In exploring a subject that may not have an immediate hook or a wide audience, the authors of The Rowell-Sirois Commission and the Remaking of Canadian Federalism were astute enough to start with an obvious question. “Why,” Robert Wardhaugh and Barry Ferguson ask, “write a book on a Canadian royal commission established in the 1930s?”
It’s not as though Newton Rowell and Joseph Sirois, the two men for whom the commission is named, are leading figures in Canadian history. Nor do the words “royal commission” typically cause a passionate stir among even the most politically or historically minded audiences. But in a country that does not tend to celebrate or nurture the chronicling of its past, the arrival of a well-written book examining a key period is an important contribution (and a welcome addition to UBC Press’s C. D. Howe Series in Canadian Political History, which is edited by the eminent scholars John English and Robert Bothwell).
Indeed, The Rowell-Sirois Commission and the Remaking of Canadian Federalism reveals a great deal about the state of the federation (not so good) during the 1930s and helps us make better sense of a sometimes unfathomable nation today. It reminds us that the very real problems of governing this land are not new and that the struggle between the federal government and the provinces is and always has been at the heart of the body politic and our constitution.
William Lyon Mackenzie King appointed the Royal Commission on Dominion-Provincial Relations in 1937. Its genesis lay in the deep challenges of those times. Ravaged by the economic calamity of the Great Depression, provinces struggled mightily to meet the needs of their citizens. There were also significant regional disparities. These dilemmas were exacerbated by an inflexible federal system created seventy years before. Wardhaugh, who teaches at Western University, and Ferguson, recently retired from the University of Manitoba, explain how the Depression, in particular, “made it glaringly apparent that the provincial governments (except Ontario) could not shoulder the increasing costs of their constitutional responsibilities, including relief for the unemployed, the building of new roads and infrastructure, and new expenditures on social programs.” And this meant “Canadian federalism had to be reconsidered and, if possible, remade.”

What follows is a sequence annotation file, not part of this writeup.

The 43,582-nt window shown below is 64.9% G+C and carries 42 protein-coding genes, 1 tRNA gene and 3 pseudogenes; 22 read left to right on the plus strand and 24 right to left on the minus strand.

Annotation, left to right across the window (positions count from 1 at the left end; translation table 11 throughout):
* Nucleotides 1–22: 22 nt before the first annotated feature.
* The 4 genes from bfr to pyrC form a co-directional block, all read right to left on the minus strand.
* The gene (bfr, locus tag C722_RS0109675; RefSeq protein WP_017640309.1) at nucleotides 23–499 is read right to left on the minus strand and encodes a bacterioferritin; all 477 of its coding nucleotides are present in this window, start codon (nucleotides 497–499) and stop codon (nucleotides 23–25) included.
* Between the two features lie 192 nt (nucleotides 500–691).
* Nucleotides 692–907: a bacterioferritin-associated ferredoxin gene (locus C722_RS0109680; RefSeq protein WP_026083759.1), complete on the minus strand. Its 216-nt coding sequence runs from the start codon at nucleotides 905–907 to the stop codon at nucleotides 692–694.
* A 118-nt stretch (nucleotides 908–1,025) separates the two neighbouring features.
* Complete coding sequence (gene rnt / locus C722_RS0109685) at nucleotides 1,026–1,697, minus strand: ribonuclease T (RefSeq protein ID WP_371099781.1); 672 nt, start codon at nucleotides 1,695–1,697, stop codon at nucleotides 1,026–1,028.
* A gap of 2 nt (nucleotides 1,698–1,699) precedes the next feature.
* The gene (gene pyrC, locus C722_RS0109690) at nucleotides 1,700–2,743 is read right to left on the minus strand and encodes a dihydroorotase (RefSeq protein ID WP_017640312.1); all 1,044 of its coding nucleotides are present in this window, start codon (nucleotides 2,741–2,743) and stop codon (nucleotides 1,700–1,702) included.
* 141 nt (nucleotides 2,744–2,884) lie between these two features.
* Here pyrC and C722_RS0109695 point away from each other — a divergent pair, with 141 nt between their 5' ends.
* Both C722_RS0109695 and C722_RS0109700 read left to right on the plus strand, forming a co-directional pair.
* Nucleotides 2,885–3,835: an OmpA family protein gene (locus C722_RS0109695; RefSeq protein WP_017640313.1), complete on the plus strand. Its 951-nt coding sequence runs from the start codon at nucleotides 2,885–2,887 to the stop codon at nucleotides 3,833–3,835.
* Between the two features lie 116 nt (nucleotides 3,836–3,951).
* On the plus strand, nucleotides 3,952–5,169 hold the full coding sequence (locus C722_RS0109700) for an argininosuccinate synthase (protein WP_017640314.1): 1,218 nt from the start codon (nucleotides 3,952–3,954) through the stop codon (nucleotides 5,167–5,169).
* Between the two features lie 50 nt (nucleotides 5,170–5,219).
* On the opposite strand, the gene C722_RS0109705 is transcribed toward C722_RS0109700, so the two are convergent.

At the heart of the book is how the commission went about addressing that problem of federalism through a series of cross-country hearings. As the Queen’s political scientist J. A. Corry recalled in 1940, “The doctors were to examine the patient’s past history and present condition, diagnose the disease, and prescribe for its cure.” In doing so, they would confront numerous obstacles, such as regionalism, truculent premiers, and illnesses among the staff — plus a world war.
The assembled team was a fine group, led by Ontario’s chief justice, Newton Rowell (grandfather to the former senator Nancy Ruth), and the Quebec notary Joseph Sirois (actually a replacement for the Supreme Court of Canada justice Thibaudeau Rinfret, who fell ill before the project got rolling). The commission also included the editor of the Winnipeg Free Press, J. W. Dafoe, as well as the University of British Columbia’s Henry Angus and Dalhousie’s Robert MacKay, both veterans of the First World War.